For many busy families mealtimes can be hectic and stressful. Parents have evening meetings to attend and children of all ages have after-school activities. Many teens have jobs, sports and other extracurricular activities. Elementary-age students have sports, music lessons, dance, and other activities. Even young children – preschool age to toddlers – have swimming lessons, mommy-and-me classes, and the like. Sometimes families are so busy the only meal they eat together comes from a drive-through window and is wolfed down as they drive to the next activity.
Yet when families do come together around a table to share a meal, parents want their children to display good table manners.
So how do we help our children learn good table manners when we rarely eat together?
Experts agree that children learn best from watching the people around them. When children see a behavior over and over they imitate it and make it part of their own expectations. Unfortunately, the problem for many families is that children aren’t getting the opportunity to see their parents model good table manners. After all, there isn’t much cause to ask Please pass the butter.” or “May I please have some more spaghetti?” when your dinner is in a paper wrapper on your lap.
No matter how busy families are, it’s worth the effort to plan to eat together several times a week. Not only is it a chance to practice good table manners, it’s also a time to communicate and connect with each other, and to spend some time enjoying each other’s company.
As families practice good table manners together it’s important for parents to focus on the positive, so family mealtimes are pleasant occasions. Everyone makes mistakes. Children fidget, spills happen, recipes don’t turn out, and tempers sometimes flare. When these things happen, take a deep breath and look for the humor in the situation. These everyday moments are the ones your children will remember for years to come. “Remember the time Princess accidentally dumped half the bottle of Ranch dressing all over her plate? That was so funny!”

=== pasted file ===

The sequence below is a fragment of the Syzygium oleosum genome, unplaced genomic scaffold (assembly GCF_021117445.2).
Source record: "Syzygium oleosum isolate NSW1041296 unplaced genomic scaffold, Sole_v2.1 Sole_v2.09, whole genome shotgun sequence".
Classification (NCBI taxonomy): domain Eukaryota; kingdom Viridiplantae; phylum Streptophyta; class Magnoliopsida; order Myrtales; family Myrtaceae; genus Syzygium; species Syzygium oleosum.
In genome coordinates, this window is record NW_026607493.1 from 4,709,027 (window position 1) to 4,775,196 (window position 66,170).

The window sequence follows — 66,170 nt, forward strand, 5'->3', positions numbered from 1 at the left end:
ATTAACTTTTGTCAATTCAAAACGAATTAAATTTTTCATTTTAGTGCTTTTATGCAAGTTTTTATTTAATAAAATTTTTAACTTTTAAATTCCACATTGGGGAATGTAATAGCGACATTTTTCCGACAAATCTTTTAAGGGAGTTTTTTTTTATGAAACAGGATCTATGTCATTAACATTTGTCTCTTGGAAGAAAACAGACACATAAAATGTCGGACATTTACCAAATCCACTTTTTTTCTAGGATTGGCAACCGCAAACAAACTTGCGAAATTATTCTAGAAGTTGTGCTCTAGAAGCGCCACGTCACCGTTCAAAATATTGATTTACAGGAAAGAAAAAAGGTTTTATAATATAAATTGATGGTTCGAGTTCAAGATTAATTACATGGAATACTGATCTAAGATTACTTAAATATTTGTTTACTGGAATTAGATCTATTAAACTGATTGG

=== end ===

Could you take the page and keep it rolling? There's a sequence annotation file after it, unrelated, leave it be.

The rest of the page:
Be consistent! Children will learn good table manners better when your expectations are clear and consistent. Parents who don’t take time to practice good table manners with their children on a regular basis or enforce their expectations inconsistently shouldn’t expect good manners to magically appear on holidays or special occasions. It’s not realistic to let Love Bug bang her spoon on the table one day and yell at her for doing it the next. Children need to know what the expectations are and what the consequences may be for unacceptable behavior.
Good manners can be reinforced at child care too. Let your child care provider know what your expectations are so she can help your child practice during child care meals too. Some of the good manners we practice at Amy & Kids Co. are taking a “practice bite” of all foods, saying “I don’t like that.” instead of “Yuck!” or “Gross!” and asking “May I please have some more peas?” instead of just saying “More peas!”
Decide ahead of time what your end-of-meal expectations will be. Will children be allowed to excuse themselves from the table when they’re done eating, or are they expected to wait until everyone is finished? If they’re expected to wait, how long will they have to wait? Keep in mind that the younger the child the more difficult it is to sit quietly, and making them sit too long is just asking for trouble.
Remember that it’s easier to catch a fly with honey than vinegar. In other words, when you see and hear good manners from your children be sure to reinforce the behavior with a smile or compliment, and a big hug. Children aim to please their parents and will bask in the glow of your approval!
Most of all, remember that although good manners are important, showing your children how much you love them is even more important. After all, nothing is more important than family.